Green: “WELL” and “LEED” Go Hand in Hand
With the emergence of the WELL Building Standard in the field of building certifications, I have been asked by many clients whether to go with WELL or LEED for buildings,
especially in regions where the local code doesn’t mandate LEED Certification to some level. I reply to them with the most generic engineering answer: “it depends” on what the clients/owner’s goals are for the project. If superior occupant comfort leading to improved productivity and better health and wellness is one of the driving forces for design, then yes, WELL standard should be pursued. However I also mention that comparing LEED and WELL is like comparing apples and oranges.
LEED focuses on planet, where as WELL focusses on people. LEED is a whole building standard and caters to reduction in energy/water consumption. WELL standard is to scale comfort in buildings, it does not have any energy/water consumption reduction requirements.
WELL compliments LEEDv4 in many areas as far as some of the credits related to Materials & Resources and almost the entirety of the Indoor Environmental Quality credits. In this article, I will shine light on how the WELL Building Standard overlaps with LEEDv4.
Perhaps the biggest factor that connects these two standards is the Green Business Certification Inc. (GBCI). GBCI is the main administering body of LEED online and the entire LEED certification process. GBCI also provides third-party certification for the WELL building standard, which includes supervision and training of WELL assessors, project registration, verification and certification. However, the International WELL Building Institute (IWBI) will continue to administer the WELL building standard, its content, research and versions. Another physical connection between the two standards is Rick Fredrizzi who will join IWBI as the CEO and Chairman of the Board of Directors starting November 2016. He currently serves as the CEO of USGBC and GBCI.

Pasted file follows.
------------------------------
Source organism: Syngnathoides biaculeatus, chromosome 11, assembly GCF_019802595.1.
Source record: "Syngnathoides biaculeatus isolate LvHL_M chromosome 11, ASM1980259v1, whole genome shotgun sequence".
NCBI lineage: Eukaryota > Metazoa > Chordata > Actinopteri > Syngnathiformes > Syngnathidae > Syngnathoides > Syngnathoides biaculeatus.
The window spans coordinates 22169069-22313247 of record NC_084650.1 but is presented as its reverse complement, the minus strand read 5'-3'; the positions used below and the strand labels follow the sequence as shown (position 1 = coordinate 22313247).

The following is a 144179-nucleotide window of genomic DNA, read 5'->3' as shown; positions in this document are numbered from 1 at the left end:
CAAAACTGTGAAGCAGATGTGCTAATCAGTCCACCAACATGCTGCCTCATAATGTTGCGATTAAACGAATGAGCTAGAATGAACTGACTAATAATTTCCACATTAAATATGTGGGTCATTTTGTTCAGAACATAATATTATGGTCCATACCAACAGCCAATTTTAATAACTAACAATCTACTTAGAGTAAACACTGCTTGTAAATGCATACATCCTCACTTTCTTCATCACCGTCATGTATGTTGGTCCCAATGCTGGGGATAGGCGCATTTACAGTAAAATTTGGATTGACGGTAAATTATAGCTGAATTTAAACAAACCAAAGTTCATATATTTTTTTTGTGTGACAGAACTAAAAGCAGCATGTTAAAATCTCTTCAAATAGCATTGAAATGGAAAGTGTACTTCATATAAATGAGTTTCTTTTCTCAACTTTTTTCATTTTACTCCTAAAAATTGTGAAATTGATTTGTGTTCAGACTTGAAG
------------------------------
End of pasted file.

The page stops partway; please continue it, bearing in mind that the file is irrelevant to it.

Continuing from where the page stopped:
WELL assessors are responsible for assessing/reviewing a WELL project and ensure that the project complies with all the WELL building standard requirements. The WELL assessor is also responsible for both the documentation review and performance verification phases of WELL certification. Performance verification is a unique feature of the WELL standard where the WELL assessor does a comprehensive site/project audit to ensure that the project will deliver the highest quality occupant comfort and promote health and wellness to all occupants.
GBCI is also working on launching a beta site within LEED online for LEEDv4 wherein upon project registration and completing the LEED scorecard based upon the design, GBCI will do an automatic GAP/feasibility analysis for WELL. Not only that, for the many prerequisites and credits (similar to preconditions and optimizations in WELL standard) that completely overlap with WELL, one documentation will cover both the standards. The feasibility analysis categorizes the WELL preconditions and optimizations as favorable (which means complete overlap) and partial (partial overlap of LEED requirements). The beta site will be available initially to LEED proven providers and certification reviewers and later it will be launched in general.
Apart from above mentioned logistical and administrative connections between LEED and WELL, the appendix E of the WELL building standard (Page 215) explains the similarities between LEED and WELLand identifies all the WELL features, prerequisite or credit requirements which overlaps LEED.
Currently many projects are pursuing both LEED and WELL certification. As designers and developers understand the inherent relation of buildings and how the interior environment can promote health and wellness to the occupants, that list will continue to grow. “To have this connection with the IWBI shows the world that true sustainability is not just about the brick and mortar,” Fedrizzi said. “It’s about the human beings inside the brick and mortar.”